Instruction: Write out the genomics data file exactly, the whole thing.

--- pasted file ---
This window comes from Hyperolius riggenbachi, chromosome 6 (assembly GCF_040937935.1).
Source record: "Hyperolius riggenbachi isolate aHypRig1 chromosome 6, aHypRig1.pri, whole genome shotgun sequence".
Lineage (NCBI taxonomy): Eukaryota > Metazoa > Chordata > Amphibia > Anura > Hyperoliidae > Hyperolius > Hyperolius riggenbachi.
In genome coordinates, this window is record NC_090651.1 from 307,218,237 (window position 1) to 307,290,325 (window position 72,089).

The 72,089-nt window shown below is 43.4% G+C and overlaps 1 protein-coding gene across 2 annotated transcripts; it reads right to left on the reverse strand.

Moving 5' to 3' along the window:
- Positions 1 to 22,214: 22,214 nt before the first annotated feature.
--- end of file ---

This window comes from Hyperolius riggenbachi, chromosome 6 (assembly GCF_040937935.1).
Source record: "Hyperolius riggenbachi isolate aHypRig1 chromosome 6, aHypRig1.pri, whole genome shotgun sequence".
Lineage (NCBI taxonomy): Eukaryota > Metazoa > Chordata > Amphibia > Anura > Hyperoliidae > Hyperolius > Hyperolius riggenbachi.
In genome coordinates, this window is record NC_090651.1 from 307,218,237 (window position 1) to 307,290,325 (window position 72,089).

The 72,089-nt window shown below is 43.4% G+C and overlaps 1 protein-coding gene across 2 annotated transcripts; it reads right to left on the reverse strand.

Moving 5' to 3' along the window:
- Positions 1 to 22,214: 22,214 nt before the first annotated feature.